The death of former NewsDay news editor Menart Mafirakurewa last week reminded me of the old Shona adage: “A good person does not live long, only witches and murderers do.”
Dejavu with Kamurai Mudzingwa
Menart was barely 33 when he passed on in accident in the Beatrice area and with him died bundles of potential and a true role model for young journalists.
When Menart first came to join us as a senior reporter from Bulawayo, I barely noticed him.
He looked like your ordinary and average type of reporter and this belied what the man was really worth.
As a chief sub editor, what brought my attention to him were his stories, which had two distinct features: they were well-written, easy to edit and had a strong business bias.
That is when I wanted to know more about who this Menart was.
Initially, I confused him with Owen Gagare and to make matters worse, the two were both good journalists — new and inseparable.
What struck me more about Menart was that he was not part of what I call the “moaning brigade”.
This is the usual group of mediocre employees who waste energy either spreading gossip or blaming the system.
Menart had focus, he was always looking for opportunities and he knew his potential.
He angled himself towards the business desk through hard work and he became the natural choice to take over as the acting business editor.
He transformed the desk within a month.
For the first time since the inception of NewsDay, we were receiving good copy on time from that desk which had become a thorn in the flesh for sub editors.
With very limited staff — two reporters to be precise in Victoria Mutomba and Tarisai Mandizha — the desk became very competitive belying the fact that for a daily paper, it was understaffed.
But Menart could smell an opportunity a mile away. He was aware of the trouble on the news desk and one day he came to me and said: “Chieeef [his trademark way of addressing people], they should give me that news desk I want to try it.”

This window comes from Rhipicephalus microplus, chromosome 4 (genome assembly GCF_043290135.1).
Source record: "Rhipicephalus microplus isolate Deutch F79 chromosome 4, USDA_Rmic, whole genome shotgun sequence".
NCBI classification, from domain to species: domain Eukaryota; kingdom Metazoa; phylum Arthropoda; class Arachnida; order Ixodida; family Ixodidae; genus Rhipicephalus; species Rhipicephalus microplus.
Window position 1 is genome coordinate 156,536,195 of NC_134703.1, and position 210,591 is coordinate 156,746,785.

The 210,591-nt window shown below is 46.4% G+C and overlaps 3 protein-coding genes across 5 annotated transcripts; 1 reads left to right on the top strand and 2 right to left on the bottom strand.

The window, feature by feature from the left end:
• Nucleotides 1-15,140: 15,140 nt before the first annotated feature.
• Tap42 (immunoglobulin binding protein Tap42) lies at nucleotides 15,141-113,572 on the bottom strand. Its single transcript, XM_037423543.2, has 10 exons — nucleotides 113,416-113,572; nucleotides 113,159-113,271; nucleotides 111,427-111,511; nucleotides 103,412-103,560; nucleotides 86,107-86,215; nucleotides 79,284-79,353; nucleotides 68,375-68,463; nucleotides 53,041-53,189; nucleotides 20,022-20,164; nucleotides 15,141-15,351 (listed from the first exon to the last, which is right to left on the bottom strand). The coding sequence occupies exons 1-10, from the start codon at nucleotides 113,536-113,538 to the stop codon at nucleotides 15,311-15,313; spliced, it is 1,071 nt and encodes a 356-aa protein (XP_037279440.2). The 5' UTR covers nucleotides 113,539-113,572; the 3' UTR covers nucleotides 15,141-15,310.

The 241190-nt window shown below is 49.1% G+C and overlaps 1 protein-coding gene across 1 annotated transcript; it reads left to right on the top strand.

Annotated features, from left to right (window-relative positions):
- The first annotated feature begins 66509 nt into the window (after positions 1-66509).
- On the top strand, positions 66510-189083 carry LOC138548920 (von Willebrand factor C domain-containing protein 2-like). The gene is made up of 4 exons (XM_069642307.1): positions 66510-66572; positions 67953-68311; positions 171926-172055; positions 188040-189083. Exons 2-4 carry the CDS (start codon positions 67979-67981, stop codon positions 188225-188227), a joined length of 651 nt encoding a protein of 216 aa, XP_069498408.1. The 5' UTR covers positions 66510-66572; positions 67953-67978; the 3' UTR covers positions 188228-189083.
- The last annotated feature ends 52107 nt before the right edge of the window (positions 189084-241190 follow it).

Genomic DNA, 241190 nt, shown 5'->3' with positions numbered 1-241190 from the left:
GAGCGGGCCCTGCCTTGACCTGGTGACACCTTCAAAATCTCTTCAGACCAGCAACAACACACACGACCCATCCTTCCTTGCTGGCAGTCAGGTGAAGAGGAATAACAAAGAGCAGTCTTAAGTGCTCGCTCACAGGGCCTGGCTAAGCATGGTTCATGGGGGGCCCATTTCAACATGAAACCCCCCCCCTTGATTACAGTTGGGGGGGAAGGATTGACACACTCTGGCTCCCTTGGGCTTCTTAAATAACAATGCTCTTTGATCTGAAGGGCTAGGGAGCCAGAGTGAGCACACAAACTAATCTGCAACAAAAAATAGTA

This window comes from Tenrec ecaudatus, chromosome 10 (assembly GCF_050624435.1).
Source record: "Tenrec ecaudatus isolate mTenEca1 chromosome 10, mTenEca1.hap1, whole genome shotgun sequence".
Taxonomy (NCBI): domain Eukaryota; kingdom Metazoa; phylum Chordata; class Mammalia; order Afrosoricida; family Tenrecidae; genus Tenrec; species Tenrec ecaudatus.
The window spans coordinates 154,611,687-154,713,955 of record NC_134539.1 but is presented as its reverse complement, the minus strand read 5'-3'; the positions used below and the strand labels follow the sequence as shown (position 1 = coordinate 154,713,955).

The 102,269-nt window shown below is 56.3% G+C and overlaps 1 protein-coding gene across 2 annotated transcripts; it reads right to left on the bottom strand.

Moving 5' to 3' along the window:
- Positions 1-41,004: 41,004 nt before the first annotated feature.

And when there was need for a news editor, Menart was the natural choice and again, he transformed the desk into a vibrant one under very difficult circumstances.
He set a culture of work, being the good leader that he was.
But Menart was not just a genius at work and a good team builder, he was fun to be with.
He was a typically humorous fella.
One day he came to me and said: “Chieeef, I am worried about my balding head, what will I look like when I am forty?”.
“Try a sangoma, I quipped.” And we both laughed.
Such was the man.
And he was Dynamos through and through, something that surprised me for a person who had grown up in Bulawayo.
He knew that I am a Highlanders supporter and when the two teams played, Menart would organise his work quickly to sneak away and come back after the match.
But when we watched the match with him on TV in the newsroom, and if Dynamos scored, he would run out of the newsroom and come back with one hand high in the air or he would lie flat on the floor in celebration.
And he would make sure I get mocked — which was often because Bosso lost more often to Dynamos.
Menart quickly learned that Harare is a land for the brave, a land for those who are on the lookout for opportunities.
In a short space of time, he had shown young and veteran journalists what good focus and good planning is all about — he bought a stand and built a house, a feat that some veteran journalists have failed to achieve over decades.
When I tipped him that there were stands offered at affordable terms by a land developer, being a man not to miss an opportunity, he bought one and, thereafter, we anticipated being neighbours in Norton in the near future.
Unfortunately, he left us before he could develop that one.
And he was a family man. He would sometimes bring his daughter to the newsroom and the way she frolicked around the newsroom, you could sense a strong bond.
And he would always say: “Chieeef, you helped my family for life,” after I had assisted him secure a place for his wife at a local college by mostly giving him appropriate information.
This is the kind of person you hardly find in young people today.
A person who believes that they should rise in life through hard work.
He showed younger journalists the joy of being a family man, the ethics of hard work and the importance of working as a team.
It is sad that Menart would usually come to the sub editors’ desk and say to Yvonne Gasura, the deputy chief sub editor: “Mother [as everyone calls Yvonne in the newsroom], you will think about me when I am gone.”
We thought it was just leaving NewsDay, but little did we know that we would really miss him for life. Sad but we say Rest in peace Chieeef.